On one hand, give Utah Valley University credit.
With rumors swirling of the school's candidacy for Western Athletic Conference membership, we would expect President Matthew Holland and his Athletics Director Mike Jacobsen to go after it aggressively.
At the same time, some in the Salt Lake City media have taken up the school's cause, and that's fine, too. But to imply an invitation to WAC membership is being scuttled by Utah State is ill advised at best and stupid at worst.
Desperate people do desperate things.
UVU officials implied in a Thursday morning Salt Lake Tribune story that the Aggies have been "less than supportive" of UVU because "they don't want to compete with UVU for basketball recruits."
What more can you say?
Haven't the Aggies competed with Utah and BYU for the skills of in-state student-athletes since the beginning of time, so to speak? Don't forget, two Utah County kids, Tai Wesley and Tyler Newbold, were at the heart of Utah State's remarkable four straight WAC Championship teams.
Those two lived in the shadow of a couple of schools - BYU and UVU - but for whatever reasons they wound up at Utah State. I suspect Stew Morrill and his guys will remain competitive with in-state recruiters whether UVU competes in the Great West or the Big Sky or the WAC.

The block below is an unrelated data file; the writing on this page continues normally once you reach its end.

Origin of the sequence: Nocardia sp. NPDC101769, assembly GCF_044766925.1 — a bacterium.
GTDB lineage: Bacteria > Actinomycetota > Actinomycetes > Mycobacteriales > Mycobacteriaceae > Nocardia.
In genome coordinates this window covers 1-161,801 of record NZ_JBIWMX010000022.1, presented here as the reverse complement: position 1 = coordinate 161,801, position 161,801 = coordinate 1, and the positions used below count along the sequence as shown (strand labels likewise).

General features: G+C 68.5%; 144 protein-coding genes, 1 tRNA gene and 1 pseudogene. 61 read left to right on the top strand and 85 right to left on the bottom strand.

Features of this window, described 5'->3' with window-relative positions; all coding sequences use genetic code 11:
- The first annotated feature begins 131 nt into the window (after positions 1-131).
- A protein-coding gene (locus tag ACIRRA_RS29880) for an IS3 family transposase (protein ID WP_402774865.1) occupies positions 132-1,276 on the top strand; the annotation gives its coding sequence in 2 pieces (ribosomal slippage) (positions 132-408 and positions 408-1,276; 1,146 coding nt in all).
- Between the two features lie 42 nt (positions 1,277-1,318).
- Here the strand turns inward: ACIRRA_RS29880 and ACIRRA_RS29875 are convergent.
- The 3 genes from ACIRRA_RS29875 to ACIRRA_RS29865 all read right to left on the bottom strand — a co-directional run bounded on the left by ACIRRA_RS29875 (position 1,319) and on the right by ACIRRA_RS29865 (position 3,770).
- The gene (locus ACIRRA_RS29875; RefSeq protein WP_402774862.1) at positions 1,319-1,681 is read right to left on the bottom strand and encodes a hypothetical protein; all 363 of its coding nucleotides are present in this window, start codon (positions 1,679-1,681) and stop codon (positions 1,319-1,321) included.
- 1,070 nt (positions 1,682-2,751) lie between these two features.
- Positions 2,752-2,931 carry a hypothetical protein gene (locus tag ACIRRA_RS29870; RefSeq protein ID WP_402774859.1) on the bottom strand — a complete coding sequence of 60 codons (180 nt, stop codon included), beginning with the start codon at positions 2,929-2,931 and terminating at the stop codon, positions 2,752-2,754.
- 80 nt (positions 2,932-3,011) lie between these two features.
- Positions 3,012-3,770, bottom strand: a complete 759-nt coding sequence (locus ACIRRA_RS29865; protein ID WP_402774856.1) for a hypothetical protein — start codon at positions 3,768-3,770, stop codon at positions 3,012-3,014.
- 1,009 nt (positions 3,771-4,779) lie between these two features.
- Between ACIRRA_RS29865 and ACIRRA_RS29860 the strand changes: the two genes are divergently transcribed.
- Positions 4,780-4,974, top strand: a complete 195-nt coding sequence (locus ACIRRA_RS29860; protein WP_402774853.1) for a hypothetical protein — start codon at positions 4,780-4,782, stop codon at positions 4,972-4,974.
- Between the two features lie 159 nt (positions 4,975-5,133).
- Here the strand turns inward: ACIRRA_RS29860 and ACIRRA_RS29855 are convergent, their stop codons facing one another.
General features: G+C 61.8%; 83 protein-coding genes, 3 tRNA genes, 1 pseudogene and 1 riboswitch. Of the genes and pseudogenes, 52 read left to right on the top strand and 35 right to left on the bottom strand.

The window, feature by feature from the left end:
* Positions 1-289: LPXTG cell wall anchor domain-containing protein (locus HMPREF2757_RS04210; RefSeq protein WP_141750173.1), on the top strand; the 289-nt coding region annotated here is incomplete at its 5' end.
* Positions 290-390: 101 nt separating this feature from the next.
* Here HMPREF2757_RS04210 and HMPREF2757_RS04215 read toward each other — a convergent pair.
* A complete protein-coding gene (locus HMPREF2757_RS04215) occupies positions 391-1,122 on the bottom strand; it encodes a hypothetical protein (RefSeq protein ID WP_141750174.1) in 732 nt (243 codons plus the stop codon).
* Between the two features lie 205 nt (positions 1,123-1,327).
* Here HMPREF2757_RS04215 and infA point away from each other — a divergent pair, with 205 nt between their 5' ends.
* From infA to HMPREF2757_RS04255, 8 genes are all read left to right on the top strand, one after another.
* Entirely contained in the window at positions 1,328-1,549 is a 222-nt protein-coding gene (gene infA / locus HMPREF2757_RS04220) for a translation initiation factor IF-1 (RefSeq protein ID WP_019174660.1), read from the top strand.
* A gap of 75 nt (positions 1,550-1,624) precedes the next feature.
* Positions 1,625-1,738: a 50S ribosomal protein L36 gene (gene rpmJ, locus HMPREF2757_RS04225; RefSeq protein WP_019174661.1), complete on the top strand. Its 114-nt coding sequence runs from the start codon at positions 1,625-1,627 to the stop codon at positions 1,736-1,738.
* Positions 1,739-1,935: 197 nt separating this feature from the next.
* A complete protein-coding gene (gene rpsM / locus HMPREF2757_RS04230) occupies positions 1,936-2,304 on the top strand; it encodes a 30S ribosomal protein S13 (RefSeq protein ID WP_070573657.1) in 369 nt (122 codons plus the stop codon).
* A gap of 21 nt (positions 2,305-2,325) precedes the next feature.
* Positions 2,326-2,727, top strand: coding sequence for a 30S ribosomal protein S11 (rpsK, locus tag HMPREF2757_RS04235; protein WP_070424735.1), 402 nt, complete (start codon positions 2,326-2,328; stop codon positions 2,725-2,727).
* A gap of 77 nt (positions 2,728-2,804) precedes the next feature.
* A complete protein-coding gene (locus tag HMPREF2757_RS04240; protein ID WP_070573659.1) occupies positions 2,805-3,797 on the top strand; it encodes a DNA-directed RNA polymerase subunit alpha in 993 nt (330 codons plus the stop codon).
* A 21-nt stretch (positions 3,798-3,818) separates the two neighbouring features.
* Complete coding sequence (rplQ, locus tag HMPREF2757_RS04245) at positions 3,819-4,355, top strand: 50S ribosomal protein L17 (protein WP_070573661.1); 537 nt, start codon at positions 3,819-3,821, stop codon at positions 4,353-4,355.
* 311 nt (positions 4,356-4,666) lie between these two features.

Remember, Utah Valley's desire is to join the WAC as a basketball-playing member. They do not sponsor football.
Perhaps those in charge of Wolverine athletics there in Orem are giving themselves too much credit. They perceive USU is standing in their way, and they are wrong. They have apparently made that perception their reality.
Utah State's reality is this: If the WAC doesn't remain a viable football-playing conference, it leaves Aggie athletics in a world of hurt, speaking of desperate people.
Boise State leaves the league July 1. Fresno State, Nevada and Hawaii will follow a year later.
When the 2012-13 academic year begins, five of the current WAC members will be elsewhere. The league has covered that contingency adding Texas-San Antonio and Texas State. So in 2012-13, WAC football will include seven schools. That is enough.
Let's say New Mexico State and Louisiana Tech search for other conference options. That rumor is out there, but it gets little traction since neither school appears atop the expansion lists of other conferences. But, should they ever depart, the WAC's football goose is cooked.
Thus, it's Utah State's top priority, and it should be the WAC's as well: Explore every option that keeps football a WAC-sponsored sport. Why be in a hurry to add basketball-only schools in June?
Where will Utah Valley be in a year? Where they are right now. Just as anxious and ambitious. And just as available.
The Aggies aren't standing IN Utah Valley's way; they're standing UP for keeping WAC football viable.
That will be made clear during the WAC's June meetings in Park City.
Craig Hislop is a longtime Cache Valley broadcaster, who can now be heard weekday mornings on KVNU. He is among a number of Cache Valley freelance writers whose columns appear in The Herald Journal as a part of an effort to expose readers to a variety of community voices. He is not an employee of the newspaper. He can be reached at email@example.com.